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Posted by on May 29, 2022

A New Act Begins – The Ascension

A New Act Begins – The Ascension

Forty days after Jesus rose from the dead, another milestone event occurred – he ascended to his Father, to heaven. We celebrate this event today – the Solemnity of the Ascension.

Historically, the Ascension occurred on the 40th day after the Resurrection. That would have been a Thursday. Until recently, it was celebrated on a Thursday, Ascension Thursday! It was a holy day of obligation (when everybody was supposed to attend Mass) and we had a school holiday to celebrate it. However, our modern way of life and secular society model in the United States didn’t recognize this religious feast as a reason to cancel ordinary activities, so relatively few people were easily able to gather for Mass. The decision was made to move the feast to the Seventh Sunday of Easter, the one just before Pentecost. This is where we have arrived this weekend.

Two of our readings this day tell the story of the Ascension. We begin with the very beginning of the Acts of the Apostles, written in around 75 A.D. “In the first book, Theophilus …” St. Luke addressed both of his account of the life of Jesus and that of the early church to Theophilus. The name Theophilus means “God’s friend.” It is equally important to remember that as we are God’s friends, it is also addressed to us.

A time period of 40 days, weeks, months, or years is also important in the Bible. Many things happened in 40 days or years, including the great flood during Noah’s time, the 40 years of traveling in the desert between Egypt and Palestine after the Exodus, the 40 days of Jesus’ fasting in the desert between his baptism and the beginning of his public ministry. This is a time of preparation for something that will be different, something better and long promised or awaited. Something new.

Jesus appeared many times to his friends during the 40 days following the Resurrection. He simply appeared in their midst. He didn’t come and go, knocking on doors and waiting for someone to let him in. The door was locked, but he was suddenly there among them. Then, just as suddenly, he was gone. They met him in the garden. They met him on the road to Emmaus. He joined them in the locked upper room where he had eaten that last supper with them. They met him at the seashore in Galilee.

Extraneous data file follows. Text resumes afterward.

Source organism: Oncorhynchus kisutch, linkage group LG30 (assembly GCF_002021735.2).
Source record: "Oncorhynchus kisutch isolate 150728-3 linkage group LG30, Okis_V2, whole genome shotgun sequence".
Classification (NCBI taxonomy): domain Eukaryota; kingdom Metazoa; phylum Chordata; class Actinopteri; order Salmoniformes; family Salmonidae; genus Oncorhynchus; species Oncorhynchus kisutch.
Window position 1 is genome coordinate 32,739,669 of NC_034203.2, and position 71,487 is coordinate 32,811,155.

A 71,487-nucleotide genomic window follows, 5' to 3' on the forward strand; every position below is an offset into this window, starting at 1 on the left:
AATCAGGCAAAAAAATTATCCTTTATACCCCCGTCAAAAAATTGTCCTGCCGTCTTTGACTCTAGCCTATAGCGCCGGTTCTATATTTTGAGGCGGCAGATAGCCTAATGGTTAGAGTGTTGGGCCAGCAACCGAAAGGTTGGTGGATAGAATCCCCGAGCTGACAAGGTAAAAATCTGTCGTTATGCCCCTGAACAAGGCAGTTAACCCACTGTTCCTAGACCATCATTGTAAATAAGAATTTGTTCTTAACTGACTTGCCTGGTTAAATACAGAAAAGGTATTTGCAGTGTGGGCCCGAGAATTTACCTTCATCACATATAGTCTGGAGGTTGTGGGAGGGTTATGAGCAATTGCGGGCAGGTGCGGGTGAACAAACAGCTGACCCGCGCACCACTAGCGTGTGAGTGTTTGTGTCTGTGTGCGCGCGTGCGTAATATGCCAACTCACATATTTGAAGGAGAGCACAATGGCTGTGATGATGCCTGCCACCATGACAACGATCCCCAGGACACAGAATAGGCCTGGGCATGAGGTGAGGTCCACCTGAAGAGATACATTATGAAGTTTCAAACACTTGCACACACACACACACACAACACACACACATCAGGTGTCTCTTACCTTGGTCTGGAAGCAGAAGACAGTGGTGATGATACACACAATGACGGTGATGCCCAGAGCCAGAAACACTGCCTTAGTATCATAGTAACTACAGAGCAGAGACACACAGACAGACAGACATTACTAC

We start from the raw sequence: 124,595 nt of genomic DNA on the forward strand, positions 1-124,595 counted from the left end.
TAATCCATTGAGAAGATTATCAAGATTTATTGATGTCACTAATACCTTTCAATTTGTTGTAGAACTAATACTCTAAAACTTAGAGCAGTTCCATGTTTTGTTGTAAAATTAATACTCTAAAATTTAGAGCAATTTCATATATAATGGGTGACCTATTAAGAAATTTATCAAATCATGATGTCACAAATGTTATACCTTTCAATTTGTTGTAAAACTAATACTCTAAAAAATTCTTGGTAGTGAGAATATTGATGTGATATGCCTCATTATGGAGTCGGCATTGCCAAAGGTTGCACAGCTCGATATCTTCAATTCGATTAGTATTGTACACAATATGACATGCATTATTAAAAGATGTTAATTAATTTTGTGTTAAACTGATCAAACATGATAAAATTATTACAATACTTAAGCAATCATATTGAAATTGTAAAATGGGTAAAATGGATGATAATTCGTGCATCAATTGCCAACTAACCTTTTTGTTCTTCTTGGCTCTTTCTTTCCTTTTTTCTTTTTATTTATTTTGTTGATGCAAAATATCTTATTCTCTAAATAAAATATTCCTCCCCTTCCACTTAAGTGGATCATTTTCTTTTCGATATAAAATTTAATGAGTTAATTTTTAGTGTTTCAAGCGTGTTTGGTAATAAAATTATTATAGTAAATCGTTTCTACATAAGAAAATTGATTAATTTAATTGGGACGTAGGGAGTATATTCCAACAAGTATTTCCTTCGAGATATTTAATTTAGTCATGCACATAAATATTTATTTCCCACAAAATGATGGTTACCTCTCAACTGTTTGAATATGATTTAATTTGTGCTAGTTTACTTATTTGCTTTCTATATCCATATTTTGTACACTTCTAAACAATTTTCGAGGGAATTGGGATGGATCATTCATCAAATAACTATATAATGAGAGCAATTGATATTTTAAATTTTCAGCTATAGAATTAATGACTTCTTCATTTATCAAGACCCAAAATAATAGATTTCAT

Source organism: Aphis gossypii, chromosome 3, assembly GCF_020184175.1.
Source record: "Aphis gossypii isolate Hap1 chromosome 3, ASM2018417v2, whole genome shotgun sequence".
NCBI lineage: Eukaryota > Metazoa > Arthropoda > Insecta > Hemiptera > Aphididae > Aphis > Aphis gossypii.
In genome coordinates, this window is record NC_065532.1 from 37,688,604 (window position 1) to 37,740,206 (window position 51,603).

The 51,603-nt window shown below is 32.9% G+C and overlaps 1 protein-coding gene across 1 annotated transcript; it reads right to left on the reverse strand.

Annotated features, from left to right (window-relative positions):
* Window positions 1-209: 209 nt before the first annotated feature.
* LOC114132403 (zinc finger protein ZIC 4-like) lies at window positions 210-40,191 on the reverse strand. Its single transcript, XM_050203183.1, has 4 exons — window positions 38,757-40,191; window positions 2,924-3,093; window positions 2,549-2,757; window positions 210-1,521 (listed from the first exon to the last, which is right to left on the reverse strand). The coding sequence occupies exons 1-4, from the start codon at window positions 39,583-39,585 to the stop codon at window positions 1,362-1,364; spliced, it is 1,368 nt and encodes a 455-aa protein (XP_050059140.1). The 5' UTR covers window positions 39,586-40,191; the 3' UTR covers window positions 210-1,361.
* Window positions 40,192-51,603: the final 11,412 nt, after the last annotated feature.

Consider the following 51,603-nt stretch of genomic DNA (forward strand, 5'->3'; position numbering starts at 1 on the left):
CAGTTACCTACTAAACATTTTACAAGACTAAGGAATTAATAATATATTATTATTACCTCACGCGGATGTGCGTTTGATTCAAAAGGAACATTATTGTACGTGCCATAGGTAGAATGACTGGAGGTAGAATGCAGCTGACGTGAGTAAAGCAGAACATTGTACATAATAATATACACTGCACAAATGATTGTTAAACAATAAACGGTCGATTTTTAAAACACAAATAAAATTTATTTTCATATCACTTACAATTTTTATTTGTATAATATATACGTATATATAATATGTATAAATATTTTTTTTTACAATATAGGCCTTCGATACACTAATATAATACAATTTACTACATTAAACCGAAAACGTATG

The last time they met, he told them to remain together in Jerusalem and wait for the “promise of the Father” when they would be “baptized with the Holy Spirit.” (The word baptize means to be plunged into something.) Clueless as ever, the disciples asked Jesus when he planned to restore the kingdom to Israel. When would Israel again become an independent and mighty world power?

Jesus sidestepped the question of restoration of an earthly kingdom and spoke of the more important kingdom, that of the Father. “It is not for you to know the times or seasons…” The promise for which they are to wait is the coming of the Holy Spirit. The Holy Spirit will empower them to become Jesus’ witnesses in all the land, even to “the ends of the earth.”

Once again, Jesus is taken from their sight after these words. This time, he is lifted up and a cloud “took him from their sight.” Many images show him standing on a cloud as if on an elevator arising into the sky. The text doesn’t tell us how it happened. Just that it happened. Two men dressed in white clothing appeared among them and promised that Jesus would one day return in the same way they had seen him leave. These words have been the basis for other images of the Second Coming which depict a victorious Jesus returning to Earth for a final judgement. They also led the early Christian communities to expect a relatively rapid return of Jesus and the end of days. After all, he had been coming and going a lot during the preceding 40 days!

St. Luke’s Gospel (24:46-53) tells of the same event, in a more compact manner. Luke tells us that after Jesus had blessed his friends and been taken up to heaven, they “did him homage” and then returned rejoicing to Jerusalem. There they spent their days in the temple praising God.

Two options are offered for the second reading on the Feast of the Ascension. Each is lovely in and of itself. Parishes have a choice which to include in the day’s liturgy. Here a few thoughts about each.

The reading from Paul’s letter to the Ephesians (1:17-23) is a lovely prayer of blessing that comes at the beginning of a letter which very well might have been written for sharing with several of the early Christian communities founded by Paul. According to tradition, it was written while he was a prisoner in Rome.

Paul asks that God give the many gifts of the Spirit to Christians who receive these greetings he is sending. “A Spirit of wisdom and revelation resulting in knowledge of him.” He asks that our eyes be enlightened to see and hope in the great riches of glory offered and promised to those who believe.